It must be ten years since a raccoon took it into his head to wander around the attic of my back porch. I remember it was during autumn when these beasts sought a place to spend the winter. The construction was such that the attic was open through the exterior closet, which opened onto the roof through a trapdoor left open... The raccoon must have been happy to have found this future nest.
I was standing in the gallery when I saw the thin sheet metal of the ceiling above me sinking like a horror movie. Realizing that an intruder was exploring the place, I rushed into the kitchen to retrieve a broom and bang the handle where the monster was walking.
The beast started to jump, running in all directions. I was determined to chase it away. What happens when you think no further than your nose happens. The thin metal structure of the ceiling finally collapsed, dragging the poor beast down. Fortunately, he was as frightened as I was and made off down the stairs.
The battle was won, but the gallery roof was in a sorry state. I finally tore the whole thing off the next day, forcing myself to remove the two old lamps attached to it and secure the wires until I could repair the whole thing.
In short, ten years later, the roof still hasn't been replaced. My mind has always been elsewhere, and my laziness has done the rest. Besides, it's not easy. I'm not on the first floor, so you must be careful with the installation, consider guardrails or paying a worker... I'd thought of redoing everything in fine pine, but wood is so expensive now...
Anyway, this summer, the main roof was redone, the brick at the front of the house was rejointed, and a heat pump followed a few weeks later. Finally, two new front lights replaced those that probably dated back to the 1929 construction. My brain suddenly started thinking about rear lighting.
Raccoons come to my house from time to time. I've encountered them before when I was returning from a visit to my friends on the first floor. You never know what's lurking around, especially now that Trump threatens to come back and haunt us at the border while Putin and the other buffoons shake their ghostly blankets night and day.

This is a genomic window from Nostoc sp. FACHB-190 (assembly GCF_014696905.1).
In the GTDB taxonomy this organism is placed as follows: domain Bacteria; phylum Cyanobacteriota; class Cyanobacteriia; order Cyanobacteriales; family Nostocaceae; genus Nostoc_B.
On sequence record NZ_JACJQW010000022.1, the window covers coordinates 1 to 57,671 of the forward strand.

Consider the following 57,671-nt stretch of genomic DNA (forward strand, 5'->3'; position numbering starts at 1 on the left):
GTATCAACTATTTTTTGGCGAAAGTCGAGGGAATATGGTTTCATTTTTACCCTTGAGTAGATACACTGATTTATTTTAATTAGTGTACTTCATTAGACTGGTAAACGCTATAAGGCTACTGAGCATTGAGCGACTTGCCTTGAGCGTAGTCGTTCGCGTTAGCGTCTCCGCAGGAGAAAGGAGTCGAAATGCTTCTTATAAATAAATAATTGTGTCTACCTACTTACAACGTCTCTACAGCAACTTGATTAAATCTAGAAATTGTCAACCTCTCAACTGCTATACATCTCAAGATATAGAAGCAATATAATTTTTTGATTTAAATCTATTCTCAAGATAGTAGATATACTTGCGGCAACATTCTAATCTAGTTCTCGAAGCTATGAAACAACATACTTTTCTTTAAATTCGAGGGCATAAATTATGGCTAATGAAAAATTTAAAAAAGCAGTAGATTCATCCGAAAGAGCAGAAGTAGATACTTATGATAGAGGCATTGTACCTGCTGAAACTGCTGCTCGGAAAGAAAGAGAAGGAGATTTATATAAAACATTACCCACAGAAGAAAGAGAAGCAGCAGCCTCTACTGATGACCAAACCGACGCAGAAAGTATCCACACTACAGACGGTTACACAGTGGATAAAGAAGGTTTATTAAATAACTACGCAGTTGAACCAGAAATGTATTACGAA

Boredom got the better of me. I explored Amazon's Alibaba cave and found some cheap little outdoor lamps. And presto! A spontaneous purchase.
The next day, I received the package. Now, all I had to do was summon up the courage to climb a stepladder to restore the lost light. Is the switch appropriately closed? How do I know it hasn't been reversed? This happens in some homes. Should I buy myself a recognition gizmo? Come what may. Let's go, let's go. If I die, I'll have lived.
Thirty minutes later, the lamps were installed. I was glad of this little domestic pleasure.
I could stop here without getting too carried away with the whole thing. But some of you know me well enough that I've got an occasional philo-psycho-poetico-moralistic vignette in store for you, which I'll make up as inspiration strikes. Don't I have the Moon in Sagittarius and in sector V? Not to mention Mercury in the sector of great thinkers?
I don't know, though, to tell you the truth. I don't know anything anymore. Let's say I'm at the age when nothing fades away when everything is lived intensely, with joy or chronic pain.
I have read that the two most important peaks of happiness are experienced when you're in your twenties and when you open your eyes in your sixties. The former is shared with the torch held high at the end of one's arm, and the latter is tasted more slowly or bitterly, depending on the past fruitfulness of one's life.
I set up two lamps and slept well afterwards. I woke up during the night as my blood sugar level fell well below the minimum required by the brain. I had to eat to replenish my carbohydrates.
I received LED bulbs from Amazone to replace the dead ones in my kitchen ceiling light this morning. Once again, light. You can't stop happiness.
But what can I really conclude? Put it, to acknowledge my good fortune, comfort, and aging bourgeoisie. I may still have many years ahead of me. Still, there's no point in running when, in small steps, I can marvel at the gravity that keeps me grounded on this Earth inexplicably teeming with horrors and magic.